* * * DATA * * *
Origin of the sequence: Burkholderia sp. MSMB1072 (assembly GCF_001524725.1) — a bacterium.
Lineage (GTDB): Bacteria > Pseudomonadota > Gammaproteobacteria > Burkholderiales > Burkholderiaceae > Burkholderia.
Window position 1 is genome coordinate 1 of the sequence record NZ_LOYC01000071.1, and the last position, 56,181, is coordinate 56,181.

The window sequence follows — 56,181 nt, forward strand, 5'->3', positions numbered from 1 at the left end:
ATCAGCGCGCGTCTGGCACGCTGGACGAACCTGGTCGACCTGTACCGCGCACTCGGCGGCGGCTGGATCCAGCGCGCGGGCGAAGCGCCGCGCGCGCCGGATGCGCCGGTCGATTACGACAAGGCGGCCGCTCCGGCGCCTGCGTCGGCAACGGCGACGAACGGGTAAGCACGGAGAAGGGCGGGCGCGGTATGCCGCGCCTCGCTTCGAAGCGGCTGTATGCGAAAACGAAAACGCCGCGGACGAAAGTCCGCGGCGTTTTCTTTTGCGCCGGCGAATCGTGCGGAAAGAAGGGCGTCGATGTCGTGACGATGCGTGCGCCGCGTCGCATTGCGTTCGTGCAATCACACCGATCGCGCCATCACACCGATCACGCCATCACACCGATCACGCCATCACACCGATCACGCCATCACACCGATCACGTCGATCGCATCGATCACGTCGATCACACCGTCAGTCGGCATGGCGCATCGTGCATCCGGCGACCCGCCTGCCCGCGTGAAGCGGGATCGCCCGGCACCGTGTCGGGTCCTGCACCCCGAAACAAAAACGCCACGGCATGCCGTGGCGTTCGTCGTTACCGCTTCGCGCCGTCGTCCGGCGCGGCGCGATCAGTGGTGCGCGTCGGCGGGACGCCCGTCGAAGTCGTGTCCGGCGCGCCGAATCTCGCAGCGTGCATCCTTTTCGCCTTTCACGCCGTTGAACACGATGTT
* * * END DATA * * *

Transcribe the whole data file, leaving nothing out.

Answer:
Origin of the sequence: Burkholderia sp. MSMB1072 (assembly GCF_001524725.1) — a bacterium.
Lineage (GTDB): Bacteria > Pseudomonadota > Gammaproteobacteria > Burkholderiales > Burkholderiaceae > Burkholderia.
Window position 1 is genome coordinate 1 of the sequence record NZ_LOYC01000071.1, and the last position, 56,181, is coordinate 56,181.

The window sequence follows — 56,181 nt, forward strand, 5'->3', positions numbered from 1 at the left end:
ATCAGCGCGCGTCTGGCACGCTGGACGAACCTGGTCGACCTGTACCGCGCACTCGGCGGCGGCTGGATCCAGCGCGCGGGCGAAGCGCCGCGCGCGCCGGATGCGCCGGTCGATTACGACAAGGCGGCCGCTCCGGCGCCTGCGTCGGCAACGGCGACGAACGGGTAAGCACGGAGAAGGGCGGGCGCGGTATGCCGCGCCTCGCTTCGAAGCGGCTGTATGCGAAAACGAAAACGCCGCGGACGAAAGTCCGCGGCGTTTTCTTTTGCGCCGGCGAATCGTGCGGAAAGAAGGGCGTCGATGTCGTGACGATGCGTGCGCCGCGTCGCATTGCGTTCGTGCAATCACACCGATCGCGCCATCACACCGATCACGCCATCACACCGATCACGCCATCACACCGATCACGCCATCACACCGATCACGTCGATCGCATCGATCACGTCGATCACACCGTCAGTCGGCATGGCGCATCGTGCATCCGGCGACCCGCCTGCCCGCGTGAAGCGGGATCGCCCGGCACCGTGTCGGGTCCTGCACCCCGAAACAAAAACGCCACGGCATGCCGTGGCGTTCGTCGTTACCGCTTCGCGCCGTCGTCCGGCGCGGCGCGATCAGTGGTGCGCGTCGGCGGGACGCCCGTCGAAGTCGTGTCCGGCGCGCCGAATCTCGCAGCGTGCATCCTTTTCGCCTTTCACGCCGTTGAACACGATGTT